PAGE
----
Jesus is always with us!
And the Word was made flesh, and He dwells among us.
Come and visit Him day or night.
The Holy Family Chapel is a perpetual adoration chapel. That is, It is open 24 hours a day, 7 days a week, except the Holy Days before Easter. Anyone who wants to come and pray to Our Lord in the Blessed Sacrament can come any time, day or night. If the door is locked, there is a doorbell. Ring the bell and someone will open the door for you. Because the Blessed Sacrament is exposed for adoration, the Blessed Sacrament should never be left alone.
St. George has an adoration team where each member keeps an hourly vigil once a week. If you would like to become a member of this team, see the weekly bulletin for information on how to join. Some members commit to more than one hour a week. Except for receiving Holy Communion, spending an hour week with the Blessed Sacrament is the greatest way to establish a relationship with Our Lord that can last an eternity. Our Lord waits in excited anticipation for each and every one of us to come and spend some time with Him.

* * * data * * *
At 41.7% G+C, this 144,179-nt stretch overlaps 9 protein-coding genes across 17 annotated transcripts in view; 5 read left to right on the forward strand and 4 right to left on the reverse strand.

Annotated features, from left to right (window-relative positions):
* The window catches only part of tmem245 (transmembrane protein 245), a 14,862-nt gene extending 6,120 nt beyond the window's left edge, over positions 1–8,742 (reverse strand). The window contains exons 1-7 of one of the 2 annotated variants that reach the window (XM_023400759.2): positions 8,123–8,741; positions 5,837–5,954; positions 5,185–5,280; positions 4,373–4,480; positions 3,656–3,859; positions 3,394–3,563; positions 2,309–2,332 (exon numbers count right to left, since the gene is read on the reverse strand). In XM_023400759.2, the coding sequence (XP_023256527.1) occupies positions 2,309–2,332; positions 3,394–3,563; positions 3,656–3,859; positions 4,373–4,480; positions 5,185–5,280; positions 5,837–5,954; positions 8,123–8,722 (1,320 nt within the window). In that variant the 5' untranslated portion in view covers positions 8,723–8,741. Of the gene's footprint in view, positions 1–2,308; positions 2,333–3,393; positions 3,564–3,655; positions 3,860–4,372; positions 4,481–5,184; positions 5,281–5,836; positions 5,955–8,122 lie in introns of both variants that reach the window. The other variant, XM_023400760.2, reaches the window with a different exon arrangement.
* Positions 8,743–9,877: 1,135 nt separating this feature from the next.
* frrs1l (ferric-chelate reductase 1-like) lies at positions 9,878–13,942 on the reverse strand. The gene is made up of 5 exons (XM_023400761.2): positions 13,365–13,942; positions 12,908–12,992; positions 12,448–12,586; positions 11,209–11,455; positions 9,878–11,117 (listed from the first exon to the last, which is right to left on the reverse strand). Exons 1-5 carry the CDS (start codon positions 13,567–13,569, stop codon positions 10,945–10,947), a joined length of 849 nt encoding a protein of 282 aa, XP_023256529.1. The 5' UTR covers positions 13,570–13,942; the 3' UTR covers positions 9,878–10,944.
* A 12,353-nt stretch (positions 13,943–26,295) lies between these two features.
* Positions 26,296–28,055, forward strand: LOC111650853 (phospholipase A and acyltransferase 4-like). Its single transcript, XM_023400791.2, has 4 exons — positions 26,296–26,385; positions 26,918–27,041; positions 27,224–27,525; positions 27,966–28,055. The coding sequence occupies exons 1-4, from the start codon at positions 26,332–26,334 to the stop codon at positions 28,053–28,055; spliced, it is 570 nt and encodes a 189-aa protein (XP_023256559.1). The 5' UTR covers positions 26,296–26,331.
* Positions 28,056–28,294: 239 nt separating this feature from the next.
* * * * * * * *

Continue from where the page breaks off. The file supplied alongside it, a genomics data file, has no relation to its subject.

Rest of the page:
The late Cardinal Bernadin had allowed four parishes to have perpetual Eucharistic adoration. St. George parish is one of the parishes. However, the chapel would still be an empty stall of a four car garage for the priests if it weren’t for Connie Bots, Robert Curtis, and a handful of Knights like Sterling Bosco and John Schutzius. They mobilized the project in the spring of 1994. Robert Curtis, an architect, drew up the plans for the chapel.
In nine weeks the Holy Family Chapel was formed through the talents of the Knights of Columbus of St. George parish. Prior to the chapel opening, more than 200 parishioners signed up to spend an hour a week, every week, in adoration of the Blessed Sacrament. Enough parishioners to cover all 168 hours of the week. Unfortunately, to our loss, Robert Curtis and Sterling Bosco have been called home by Our Lord. We appreciate the work they did. We miss them but their work lives on in the beautiful chapel they helped create. Pope John Paul II once said, “The Church and the world have a great need for Eucharistic adoration. ...Let our adoration never cease.”